Wildfires are increasing in number and intensity across the west. While Arizona and Nevada are in less direct danger from fire, they’re still vulnerable to smoke blown in from California. How do you protect you and your home from this dangerous smoke?
Don’t think you’ll be fine just breathing it in. Smoke can make your home smell awful, and it’s dangerous to humans and pets. People with lung and heart conditions can get really sick or even die from smoke exposure. Ambient Edge recommends these steps to protect your home and health.
Get a Portable Air Cleaner
If wildfire smoke is coming your way, especially if it’s thick, choose a room to stay in and get a portable air cleaner for that room. These systems can pull harmful particulates out of the air if they get into your home. Make sure it’s sized appropriately and know what filters it needs in case the smoke lingers for months.
Portable air cleaners are rated on clean air delivery rate. Estimate the size of the room you’ll stay in while the smoke passes and choose an air cleaner that works for you.
Use a MERV 13 Filter
If your HVAC system can support one, use a MERV 13 or higher-rated filter for wildfire season. MERV ratings measure how much a filter can remove very fine particles just mere microns in size. MERV 13 filters filter down to particle 0.3 to 1 micron in size.
By using one, your HVAC system can capture much of the smoke that enters your home. However, your system may not support this kind of filter. Check with a residential HVAC technician before installing one or you could put strain on your system.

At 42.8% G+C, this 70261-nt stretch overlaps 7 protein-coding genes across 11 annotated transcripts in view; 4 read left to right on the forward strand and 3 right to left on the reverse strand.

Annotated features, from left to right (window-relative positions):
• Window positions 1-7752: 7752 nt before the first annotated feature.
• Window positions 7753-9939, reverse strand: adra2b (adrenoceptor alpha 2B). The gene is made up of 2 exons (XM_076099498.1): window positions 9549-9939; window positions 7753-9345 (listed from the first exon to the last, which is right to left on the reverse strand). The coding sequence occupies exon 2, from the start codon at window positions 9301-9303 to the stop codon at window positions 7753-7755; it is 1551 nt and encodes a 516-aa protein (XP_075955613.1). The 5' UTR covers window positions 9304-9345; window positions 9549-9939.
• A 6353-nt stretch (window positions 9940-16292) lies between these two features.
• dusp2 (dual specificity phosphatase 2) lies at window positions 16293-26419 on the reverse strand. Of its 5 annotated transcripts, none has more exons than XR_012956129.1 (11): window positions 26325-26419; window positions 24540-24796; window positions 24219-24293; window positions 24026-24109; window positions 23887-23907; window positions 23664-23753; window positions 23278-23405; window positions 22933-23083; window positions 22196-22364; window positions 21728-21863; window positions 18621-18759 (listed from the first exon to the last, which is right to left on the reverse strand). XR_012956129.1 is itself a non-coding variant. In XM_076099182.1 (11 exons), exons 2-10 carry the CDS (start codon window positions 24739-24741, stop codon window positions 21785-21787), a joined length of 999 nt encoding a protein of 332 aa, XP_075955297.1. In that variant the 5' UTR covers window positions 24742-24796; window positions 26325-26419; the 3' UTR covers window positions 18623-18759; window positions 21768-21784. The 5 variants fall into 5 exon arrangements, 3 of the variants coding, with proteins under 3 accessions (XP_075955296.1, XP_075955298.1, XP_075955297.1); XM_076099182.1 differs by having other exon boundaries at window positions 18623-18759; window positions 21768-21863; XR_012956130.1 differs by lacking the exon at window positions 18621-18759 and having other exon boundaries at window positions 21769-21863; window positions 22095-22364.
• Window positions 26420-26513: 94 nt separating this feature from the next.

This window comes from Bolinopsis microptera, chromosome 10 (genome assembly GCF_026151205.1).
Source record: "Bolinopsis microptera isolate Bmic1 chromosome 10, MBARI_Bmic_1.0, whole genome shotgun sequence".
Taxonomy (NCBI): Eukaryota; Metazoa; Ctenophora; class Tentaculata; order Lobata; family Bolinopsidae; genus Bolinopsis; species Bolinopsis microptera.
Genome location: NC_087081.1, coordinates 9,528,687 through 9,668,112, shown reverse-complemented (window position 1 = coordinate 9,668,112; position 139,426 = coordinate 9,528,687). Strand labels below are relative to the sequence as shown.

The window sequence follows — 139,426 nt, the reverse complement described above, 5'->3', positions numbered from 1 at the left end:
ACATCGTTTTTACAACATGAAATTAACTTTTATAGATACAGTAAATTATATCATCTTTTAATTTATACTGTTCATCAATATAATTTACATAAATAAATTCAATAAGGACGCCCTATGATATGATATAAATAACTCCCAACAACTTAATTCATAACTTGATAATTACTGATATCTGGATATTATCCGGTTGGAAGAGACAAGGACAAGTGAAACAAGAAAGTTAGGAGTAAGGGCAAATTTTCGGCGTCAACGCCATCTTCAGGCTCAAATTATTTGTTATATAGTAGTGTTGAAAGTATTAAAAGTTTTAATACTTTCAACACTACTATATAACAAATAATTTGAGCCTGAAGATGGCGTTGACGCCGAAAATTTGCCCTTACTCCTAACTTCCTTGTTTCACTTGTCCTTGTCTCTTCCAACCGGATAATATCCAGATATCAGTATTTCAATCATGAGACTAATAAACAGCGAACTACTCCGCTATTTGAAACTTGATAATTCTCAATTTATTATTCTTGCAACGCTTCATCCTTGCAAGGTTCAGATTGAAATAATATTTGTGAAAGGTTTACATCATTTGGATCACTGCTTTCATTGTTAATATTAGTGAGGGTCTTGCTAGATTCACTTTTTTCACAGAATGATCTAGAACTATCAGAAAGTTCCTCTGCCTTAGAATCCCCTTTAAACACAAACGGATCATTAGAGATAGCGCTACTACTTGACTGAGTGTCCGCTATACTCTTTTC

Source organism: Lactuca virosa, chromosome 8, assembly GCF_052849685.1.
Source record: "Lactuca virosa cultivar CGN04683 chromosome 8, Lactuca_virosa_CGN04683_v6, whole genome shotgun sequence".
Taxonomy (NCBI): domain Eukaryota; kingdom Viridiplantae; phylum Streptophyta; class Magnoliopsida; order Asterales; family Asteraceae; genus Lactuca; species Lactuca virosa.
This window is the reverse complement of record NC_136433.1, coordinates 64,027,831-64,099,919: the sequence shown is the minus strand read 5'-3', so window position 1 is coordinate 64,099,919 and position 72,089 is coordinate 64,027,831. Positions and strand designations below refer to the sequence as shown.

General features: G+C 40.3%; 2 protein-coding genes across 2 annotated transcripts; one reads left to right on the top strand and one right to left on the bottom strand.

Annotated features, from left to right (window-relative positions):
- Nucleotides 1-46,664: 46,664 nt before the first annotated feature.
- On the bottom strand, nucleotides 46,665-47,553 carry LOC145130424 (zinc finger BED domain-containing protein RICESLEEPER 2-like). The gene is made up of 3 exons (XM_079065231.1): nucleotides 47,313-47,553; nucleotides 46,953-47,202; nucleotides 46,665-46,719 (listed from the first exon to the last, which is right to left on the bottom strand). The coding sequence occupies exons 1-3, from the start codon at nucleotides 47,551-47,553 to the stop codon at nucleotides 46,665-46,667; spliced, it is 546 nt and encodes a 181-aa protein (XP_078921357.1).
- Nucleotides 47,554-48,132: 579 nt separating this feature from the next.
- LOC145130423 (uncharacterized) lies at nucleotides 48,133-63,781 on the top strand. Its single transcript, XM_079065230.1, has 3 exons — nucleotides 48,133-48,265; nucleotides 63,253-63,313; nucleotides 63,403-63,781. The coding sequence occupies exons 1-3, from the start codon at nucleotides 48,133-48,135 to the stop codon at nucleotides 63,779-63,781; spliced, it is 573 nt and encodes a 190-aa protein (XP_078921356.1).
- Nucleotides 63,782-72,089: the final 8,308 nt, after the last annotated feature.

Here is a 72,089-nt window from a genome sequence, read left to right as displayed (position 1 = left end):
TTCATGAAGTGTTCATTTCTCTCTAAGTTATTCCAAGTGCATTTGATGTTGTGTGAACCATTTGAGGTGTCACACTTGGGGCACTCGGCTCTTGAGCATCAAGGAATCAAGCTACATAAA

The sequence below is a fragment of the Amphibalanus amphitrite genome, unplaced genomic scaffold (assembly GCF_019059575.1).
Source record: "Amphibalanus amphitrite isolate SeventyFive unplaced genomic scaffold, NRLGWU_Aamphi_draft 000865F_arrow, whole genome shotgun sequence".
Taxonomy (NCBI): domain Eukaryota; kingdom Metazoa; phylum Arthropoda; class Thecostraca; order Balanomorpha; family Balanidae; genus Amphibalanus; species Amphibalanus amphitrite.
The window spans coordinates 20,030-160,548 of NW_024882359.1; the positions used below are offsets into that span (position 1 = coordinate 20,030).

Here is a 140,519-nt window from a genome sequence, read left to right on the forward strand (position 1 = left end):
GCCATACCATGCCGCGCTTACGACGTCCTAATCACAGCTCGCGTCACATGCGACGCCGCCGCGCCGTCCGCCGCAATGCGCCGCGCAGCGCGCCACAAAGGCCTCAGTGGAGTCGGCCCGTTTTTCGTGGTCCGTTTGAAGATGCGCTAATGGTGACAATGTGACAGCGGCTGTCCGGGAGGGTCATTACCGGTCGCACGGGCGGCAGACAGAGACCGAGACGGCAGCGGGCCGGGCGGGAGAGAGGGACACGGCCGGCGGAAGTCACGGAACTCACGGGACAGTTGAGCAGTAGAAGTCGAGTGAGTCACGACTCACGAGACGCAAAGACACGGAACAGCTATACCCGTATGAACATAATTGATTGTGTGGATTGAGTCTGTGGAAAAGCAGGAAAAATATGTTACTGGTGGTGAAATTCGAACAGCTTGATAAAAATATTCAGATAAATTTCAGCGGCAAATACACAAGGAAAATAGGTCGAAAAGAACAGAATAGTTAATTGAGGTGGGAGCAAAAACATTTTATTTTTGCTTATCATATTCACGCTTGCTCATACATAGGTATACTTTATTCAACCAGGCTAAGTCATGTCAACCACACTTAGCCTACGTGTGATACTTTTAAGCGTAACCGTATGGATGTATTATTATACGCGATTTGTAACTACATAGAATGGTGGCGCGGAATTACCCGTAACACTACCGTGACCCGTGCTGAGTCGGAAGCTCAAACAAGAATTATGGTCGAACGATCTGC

Seal Your Home
If there’s active smoke in your area, take the obvious step and seal all of your doors and windows tight, and limit going in and out of your home. Place damp towels in front of the bottom of your exterior doors to help with air leaks. If you have enough towels, do the same with your windows.
Also, if you have a fresh air intake setting on your HVAC system, turn it off! Keep air circulating inside the home so you don’t draw in smoke from outside and your filters can work efficiently. Also, close the flue if you have a fireplace.
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Turn Off Evaporative Coolers
Do you use an evaporative cooler, also called a swamp cooler? You’ll need to turn it off completely. These systems work by pulling in outside air. Unfortunately, in our environment, this could make your home too dangerous to stay in. If you have an evaporative cooler, consider getting it replaced to avoid an unnecessary evacuation.
Consider Wearing a Mask or Respirator
If you’re already using N95 masks for COVID-19 protection, you can use the same masks to help protect your lungs if smoke gets in your house. The mask needs to be well-fitted for this to work. You can also use a P100 mask or a similar particulate respirator.
Avoid using common dusk masks or cloth masks. Smoke particles can slip through those and damage your lungs. If you must go out into the smoke and don’t have a proper mask, use a damp cloth. The water makes the holes between the fibers smaller so it catches more smoke particulates.
Use TSP Products to Clean Smoke Smell
Once the smoke is gone, the wildfire smell can remain behind in your house. Cleaning products with trisodium phosphate can cut through the odor, but this is a powerful cleaning chemical. Be sure to read the instructions carefully. It’s corrosive to some surfaces.
Use these tips to protect your home and your health from wildfire smoke. When the fire is over, be careful of any remaining ash. Ash is just large particles of smoke. Beware of tracking it into your home. It can harm your health and it’s difficult to clean out of the carpet.